Ectocranial suture fusion in primates: as related to cranial volume and dental eruption

Authors

  • James Cray Jr,

    Corresponding author
    • Departments of Oral Biology, Orthodontics, Surgery-Plastic Surgery and Graduate Studies, Georgia Health Sciences University, Augusta, GA, USA
    Search for more papers by this author
  • Gregory M. Cooper,

    1. Departments of Plastic Surgery and Oral Biology, University of Pittsburgh, Pittsburgh, PA, USA
    2. Department of Bioengineering, University of Pittsburgh, Pittsburgh, PA, USA
    3. Pediatric Craniofacial Biology Laboratory, Children's Hospital, Pittsburgh, PA, USA
    Search for more papers by this author
  • Mark P. Mooney,

    1. Departments of Plastic Surgery and Oral Biology, University of Pittsburgh, Pittsburgh, PA, USA
    2. Departments of Anthropology and Orthodontics, University of Pittsburgh, Pittsburgh, PA, USA
    Search for more papers by this author
  • Michael I. Siegel

    1. Departments of Anthropology and Orthodontics, University of Pittsburgh, Pittsburgh, PA, USA
    Search for more papers by this author

Correspondence

James Cray Jr, Department of Oral Biology, Georgia Health Sciences University, College of Dental Medicine, 1120 15th Street, AD 1411, Augusta, GA 30912, USA.

Tel.: 706 721 2582;

fax: 706-721-9415

e-mail: jcray@georgiahealth.edu

Abstract

Background

Timing of calvarial suture fusion is important in primate ontogeny. Ages at death are difficult to assess especially for museum collections.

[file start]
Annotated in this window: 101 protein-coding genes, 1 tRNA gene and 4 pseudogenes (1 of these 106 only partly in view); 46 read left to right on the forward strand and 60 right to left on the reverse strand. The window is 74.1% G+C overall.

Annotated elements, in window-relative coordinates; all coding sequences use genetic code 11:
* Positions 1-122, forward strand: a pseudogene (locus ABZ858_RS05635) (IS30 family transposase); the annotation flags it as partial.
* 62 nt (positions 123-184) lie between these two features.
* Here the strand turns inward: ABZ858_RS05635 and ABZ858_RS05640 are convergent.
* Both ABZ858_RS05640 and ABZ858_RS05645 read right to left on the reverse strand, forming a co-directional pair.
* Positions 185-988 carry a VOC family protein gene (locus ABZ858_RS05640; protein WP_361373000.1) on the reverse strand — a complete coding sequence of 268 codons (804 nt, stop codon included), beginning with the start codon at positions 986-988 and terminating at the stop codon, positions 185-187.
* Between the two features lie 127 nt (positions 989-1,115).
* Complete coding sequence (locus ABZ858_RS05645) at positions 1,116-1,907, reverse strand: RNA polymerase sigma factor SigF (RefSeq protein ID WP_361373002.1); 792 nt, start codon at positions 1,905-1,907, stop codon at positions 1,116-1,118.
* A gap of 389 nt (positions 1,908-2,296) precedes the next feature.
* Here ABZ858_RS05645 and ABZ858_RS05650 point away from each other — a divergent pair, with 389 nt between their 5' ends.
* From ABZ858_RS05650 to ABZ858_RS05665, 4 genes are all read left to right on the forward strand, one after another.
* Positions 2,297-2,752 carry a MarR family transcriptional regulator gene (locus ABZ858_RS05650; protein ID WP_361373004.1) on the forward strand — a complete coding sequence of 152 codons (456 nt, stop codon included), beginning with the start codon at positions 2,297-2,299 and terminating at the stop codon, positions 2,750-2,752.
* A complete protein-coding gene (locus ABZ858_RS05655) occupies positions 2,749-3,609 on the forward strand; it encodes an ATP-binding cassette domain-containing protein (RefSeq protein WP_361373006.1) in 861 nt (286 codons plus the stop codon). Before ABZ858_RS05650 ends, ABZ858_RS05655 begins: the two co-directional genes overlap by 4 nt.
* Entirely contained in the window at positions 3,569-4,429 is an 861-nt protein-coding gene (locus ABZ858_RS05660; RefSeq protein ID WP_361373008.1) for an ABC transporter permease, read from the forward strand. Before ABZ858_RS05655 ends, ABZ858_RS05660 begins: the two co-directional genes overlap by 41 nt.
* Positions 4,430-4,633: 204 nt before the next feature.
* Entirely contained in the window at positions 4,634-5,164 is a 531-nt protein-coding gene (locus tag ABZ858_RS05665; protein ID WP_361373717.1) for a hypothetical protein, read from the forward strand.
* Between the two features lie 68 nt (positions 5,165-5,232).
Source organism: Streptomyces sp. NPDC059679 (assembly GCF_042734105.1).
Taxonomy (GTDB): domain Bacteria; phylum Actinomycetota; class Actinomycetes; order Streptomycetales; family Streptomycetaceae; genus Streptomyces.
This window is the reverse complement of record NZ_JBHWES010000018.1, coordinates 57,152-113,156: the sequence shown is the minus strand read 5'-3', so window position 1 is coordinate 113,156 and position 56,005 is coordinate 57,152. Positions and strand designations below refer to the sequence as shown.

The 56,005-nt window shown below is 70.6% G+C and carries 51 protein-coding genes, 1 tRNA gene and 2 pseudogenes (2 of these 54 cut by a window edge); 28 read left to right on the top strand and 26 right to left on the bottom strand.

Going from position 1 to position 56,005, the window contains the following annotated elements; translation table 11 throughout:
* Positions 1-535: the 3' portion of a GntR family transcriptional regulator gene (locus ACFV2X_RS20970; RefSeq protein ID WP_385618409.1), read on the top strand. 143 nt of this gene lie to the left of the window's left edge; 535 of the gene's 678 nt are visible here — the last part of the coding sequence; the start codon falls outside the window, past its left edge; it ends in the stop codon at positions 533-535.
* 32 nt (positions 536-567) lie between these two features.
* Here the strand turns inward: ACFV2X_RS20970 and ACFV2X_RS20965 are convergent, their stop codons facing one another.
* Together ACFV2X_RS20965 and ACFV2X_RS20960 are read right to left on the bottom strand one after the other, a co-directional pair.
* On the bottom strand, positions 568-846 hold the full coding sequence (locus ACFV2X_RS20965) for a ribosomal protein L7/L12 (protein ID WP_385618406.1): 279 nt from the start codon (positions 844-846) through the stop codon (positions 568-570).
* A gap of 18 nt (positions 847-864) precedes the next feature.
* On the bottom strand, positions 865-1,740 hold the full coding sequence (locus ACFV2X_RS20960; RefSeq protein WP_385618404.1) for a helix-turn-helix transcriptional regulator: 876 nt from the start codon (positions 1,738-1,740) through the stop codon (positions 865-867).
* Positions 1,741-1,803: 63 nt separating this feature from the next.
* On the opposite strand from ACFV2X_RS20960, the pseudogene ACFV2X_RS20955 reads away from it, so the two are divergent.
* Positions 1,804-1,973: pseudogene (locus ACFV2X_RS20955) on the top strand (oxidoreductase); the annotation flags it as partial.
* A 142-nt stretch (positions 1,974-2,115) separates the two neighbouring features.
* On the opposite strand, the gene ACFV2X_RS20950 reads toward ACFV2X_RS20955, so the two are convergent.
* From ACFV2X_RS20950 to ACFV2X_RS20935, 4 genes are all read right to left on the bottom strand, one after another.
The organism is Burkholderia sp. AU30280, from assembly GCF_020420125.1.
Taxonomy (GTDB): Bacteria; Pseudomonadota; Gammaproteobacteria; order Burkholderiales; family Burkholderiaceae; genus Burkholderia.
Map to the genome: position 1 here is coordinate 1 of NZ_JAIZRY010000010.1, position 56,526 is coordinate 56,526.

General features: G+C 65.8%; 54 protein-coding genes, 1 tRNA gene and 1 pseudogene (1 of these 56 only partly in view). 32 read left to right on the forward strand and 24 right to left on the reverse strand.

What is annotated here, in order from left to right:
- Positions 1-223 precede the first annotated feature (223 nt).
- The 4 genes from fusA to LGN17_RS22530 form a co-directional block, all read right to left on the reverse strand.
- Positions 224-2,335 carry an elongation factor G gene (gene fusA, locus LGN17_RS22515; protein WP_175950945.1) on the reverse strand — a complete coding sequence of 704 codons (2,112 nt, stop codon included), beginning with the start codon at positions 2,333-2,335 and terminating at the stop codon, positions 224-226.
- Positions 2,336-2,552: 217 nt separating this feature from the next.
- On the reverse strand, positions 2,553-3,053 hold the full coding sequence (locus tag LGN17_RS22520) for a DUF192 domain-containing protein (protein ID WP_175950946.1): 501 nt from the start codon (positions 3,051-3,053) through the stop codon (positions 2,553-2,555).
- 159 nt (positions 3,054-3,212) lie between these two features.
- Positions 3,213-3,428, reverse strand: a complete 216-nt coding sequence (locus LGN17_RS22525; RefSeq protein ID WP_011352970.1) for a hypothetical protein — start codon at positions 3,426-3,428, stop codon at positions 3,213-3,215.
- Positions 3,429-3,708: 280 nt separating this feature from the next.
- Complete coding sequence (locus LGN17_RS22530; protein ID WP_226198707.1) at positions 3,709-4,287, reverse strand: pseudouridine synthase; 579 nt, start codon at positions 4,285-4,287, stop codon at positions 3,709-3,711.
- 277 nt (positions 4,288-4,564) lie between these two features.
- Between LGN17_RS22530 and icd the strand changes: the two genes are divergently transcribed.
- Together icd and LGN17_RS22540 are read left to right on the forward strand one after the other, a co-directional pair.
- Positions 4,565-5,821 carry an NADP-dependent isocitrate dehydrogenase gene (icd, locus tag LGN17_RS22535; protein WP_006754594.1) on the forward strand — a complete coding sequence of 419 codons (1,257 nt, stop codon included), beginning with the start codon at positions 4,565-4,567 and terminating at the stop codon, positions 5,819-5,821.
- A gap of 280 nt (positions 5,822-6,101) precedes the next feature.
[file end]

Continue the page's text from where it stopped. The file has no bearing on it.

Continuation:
Methods

1550 skulls of Hominoid, Hylobatidae, Macaca and Papio were observed for fusion. Calvarial expansion (early) and dental eruption (late) were utilized as indicators of ontogeny. Homogeneity of slopes and ANOVA were used to determine differences in timing of fusion.

Results

For calvarial growth the great apes all showed small levels of calvarial suture remodeling prior to full calvarial expansion. For dental eruption, Homo and Macaca share a common pattern of fusion in late adulthood. The other species show early remodeling. Papio was observed to have distinct patterns for suture fusion progression.

Conclusions

Thus, suture fusion progression although influenced by evolutionary changes in the robusticity of the craniofacial skeleton can be modeled by the phylogeny among this group. Overall, Homo appears to have a distinct pattern of delayed suture fusion progression.

Ancillary